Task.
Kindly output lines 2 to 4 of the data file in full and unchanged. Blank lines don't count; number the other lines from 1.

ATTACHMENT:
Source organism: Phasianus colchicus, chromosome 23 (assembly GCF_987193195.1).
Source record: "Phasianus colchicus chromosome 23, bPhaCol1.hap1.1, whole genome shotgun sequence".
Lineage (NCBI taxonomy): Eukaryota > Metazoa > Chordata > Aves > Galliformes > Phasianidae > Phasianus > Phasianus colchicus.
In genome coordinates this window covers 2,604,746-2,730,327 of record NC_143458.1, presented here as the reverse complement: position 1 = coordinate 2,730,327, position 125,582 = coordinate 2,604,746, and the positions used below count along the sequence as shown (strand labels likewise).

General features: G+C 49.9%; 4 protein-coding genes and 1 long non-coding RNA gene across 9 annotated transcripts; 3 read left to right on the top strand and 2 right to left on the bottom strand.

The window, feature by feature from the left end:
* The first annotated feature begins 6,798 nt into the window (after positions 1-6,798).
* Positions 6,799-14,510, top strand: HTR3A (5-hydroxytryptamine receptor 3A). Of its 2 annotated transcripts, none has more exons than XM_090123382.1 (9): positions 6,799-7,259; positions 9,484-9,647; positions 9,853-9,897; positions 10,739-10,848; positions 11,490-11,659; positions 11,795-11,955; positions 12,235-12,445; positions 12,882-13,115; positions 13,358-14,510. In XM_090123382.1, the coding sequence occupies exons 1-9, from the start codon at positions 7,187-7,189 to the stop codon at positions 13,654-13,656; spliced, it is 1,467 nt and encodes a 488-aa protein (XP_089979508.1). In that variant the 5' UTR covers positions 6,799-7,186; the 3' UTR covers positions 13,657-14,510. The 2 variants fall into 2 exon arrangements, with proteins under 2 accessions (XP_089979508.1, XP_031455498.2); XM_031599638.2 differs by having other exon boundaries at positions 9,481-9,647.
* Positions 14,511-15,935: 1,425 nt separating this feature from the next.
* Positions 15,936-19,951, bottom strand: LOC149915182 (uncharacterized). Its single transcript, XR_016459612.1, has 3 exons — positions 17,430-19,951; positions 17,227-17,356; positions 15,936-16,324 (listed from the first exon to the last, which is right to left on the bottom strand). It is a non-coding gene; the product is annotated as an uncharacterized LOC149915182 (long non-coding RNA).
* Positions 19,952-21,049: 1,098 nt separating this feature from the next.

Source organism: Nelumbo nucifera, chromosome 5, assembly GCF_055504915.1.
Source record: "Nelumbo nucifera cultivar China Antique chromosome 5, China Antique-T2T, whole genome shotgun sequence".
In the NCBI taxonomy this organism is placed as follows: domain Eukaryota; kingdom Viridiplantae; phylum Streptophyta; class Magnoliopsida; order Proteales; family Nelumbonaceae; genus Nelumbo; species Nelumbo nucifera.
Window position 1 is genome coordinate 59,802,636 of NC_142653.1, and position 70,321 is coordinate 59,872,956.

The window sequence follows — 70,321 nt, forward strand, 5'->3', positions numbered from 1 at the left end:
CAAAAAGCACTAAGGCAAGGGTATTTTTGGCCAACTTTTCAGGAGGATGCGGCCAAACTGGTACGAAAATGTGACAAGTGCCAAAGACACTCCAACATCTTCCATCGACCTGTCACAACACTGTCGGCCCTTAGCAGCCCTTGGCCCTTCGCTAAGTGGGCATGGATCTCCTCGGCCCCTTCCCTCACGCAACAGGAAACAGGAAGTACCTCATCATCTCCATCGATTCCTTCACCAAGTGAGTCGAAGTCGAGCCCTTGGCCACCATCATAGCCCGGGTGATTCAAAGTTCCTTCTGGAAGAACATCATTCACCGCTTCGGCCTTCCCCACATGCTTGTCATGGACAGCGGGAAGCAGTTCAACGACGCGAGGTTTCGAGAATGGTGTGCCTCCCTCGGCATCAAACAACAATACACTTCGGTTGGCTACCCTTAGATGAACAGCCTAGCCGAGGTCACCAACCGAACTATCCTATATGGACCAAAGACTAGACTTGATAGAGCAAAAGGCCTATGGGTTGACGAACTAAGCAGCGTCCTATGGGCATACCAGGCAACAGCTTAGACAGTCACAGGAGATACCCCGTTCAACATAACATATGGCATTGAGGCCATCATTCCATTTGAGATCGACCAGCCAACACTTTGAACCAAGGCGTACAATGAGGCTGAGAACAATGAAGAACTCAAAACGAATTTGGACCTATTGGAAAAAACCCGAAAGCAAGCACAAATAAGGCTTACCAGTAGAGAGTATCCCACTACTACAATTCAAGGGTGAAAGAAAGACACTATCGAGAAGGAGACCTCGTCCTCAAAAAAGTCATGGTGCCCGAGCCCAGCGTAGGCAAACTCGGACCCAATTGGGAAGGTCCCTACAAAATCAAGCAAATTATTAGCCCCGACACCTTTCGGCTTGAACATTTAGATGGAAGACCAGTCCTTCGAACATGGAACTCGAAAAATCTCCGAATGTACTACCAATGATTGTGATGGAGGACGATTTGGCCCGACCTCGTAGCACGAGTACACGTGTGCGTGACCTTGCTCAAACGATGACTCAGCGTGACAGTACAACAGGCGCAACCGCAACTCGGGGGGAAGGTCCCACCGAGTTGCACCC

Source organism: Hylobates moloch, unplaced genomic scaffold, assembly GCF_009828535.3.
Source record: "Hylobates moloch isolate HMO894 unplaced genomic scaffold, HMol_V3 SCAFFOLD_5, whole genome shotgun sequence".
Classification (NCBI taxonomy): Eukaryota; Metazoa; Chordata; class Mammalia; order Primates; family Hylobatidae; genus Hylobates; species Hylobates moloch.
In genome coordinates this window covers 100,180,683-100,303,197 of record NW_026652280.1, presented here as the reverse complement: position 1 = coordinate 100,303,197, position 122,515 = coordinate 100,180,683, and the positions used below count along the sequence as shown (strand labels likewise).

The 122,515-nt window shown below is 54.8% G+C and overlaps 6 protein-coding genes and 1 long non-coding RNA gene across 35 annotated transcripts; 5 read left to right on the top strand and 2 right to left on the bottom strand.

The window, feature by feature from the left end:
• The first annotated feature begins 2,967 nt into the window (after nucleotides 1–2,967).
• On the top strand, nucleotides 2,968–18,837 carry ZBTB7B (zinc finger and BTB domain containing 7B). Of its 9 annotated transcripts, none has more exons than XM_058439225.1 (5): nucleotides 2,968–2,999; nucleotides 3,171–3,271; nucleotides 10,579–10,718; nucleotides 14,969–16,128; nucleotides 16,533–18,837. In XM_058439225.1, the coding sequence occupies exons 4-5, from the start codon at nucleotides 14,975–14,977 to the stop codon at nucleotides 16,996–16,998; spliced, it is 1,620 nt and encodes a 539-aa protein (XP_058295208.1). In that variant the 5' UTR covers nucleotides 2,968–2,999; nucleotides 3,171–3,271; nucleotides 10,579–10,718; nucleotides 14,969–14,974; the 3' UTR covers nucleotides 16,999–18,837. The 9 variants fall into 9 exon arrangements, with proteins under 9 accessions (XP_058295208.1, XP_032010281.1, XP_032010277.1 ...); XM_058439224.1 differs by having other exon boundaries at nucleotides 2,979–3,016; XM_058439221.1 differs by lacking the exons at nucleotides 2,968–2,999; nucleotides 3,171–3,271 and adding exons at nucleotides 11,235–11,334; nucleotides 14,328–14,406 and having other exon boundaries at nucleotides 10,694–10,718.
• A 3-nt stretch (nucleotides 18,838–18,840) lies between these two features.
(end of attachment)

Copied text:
Source record: "Phasianus colchicus chromosome 23, bPhaCol1.hap1.1, whole genome shotgun sequence".
Lineage (NCBI taxonomy): Eukaryota > Metazoa > Chordata > Aves > Galliformes > Phasianidae > Phasianus > Phasianus colchicus.
In genome coordinates this window covers 2,604,746-2,730,327 of record NC_143458.1, presented here as the reverse complement: position 1 = coordinate 2,730,327, position 125,582 = coordinate 2,604,746, and the positions used below count along the sequence as shown (strand labels likewise).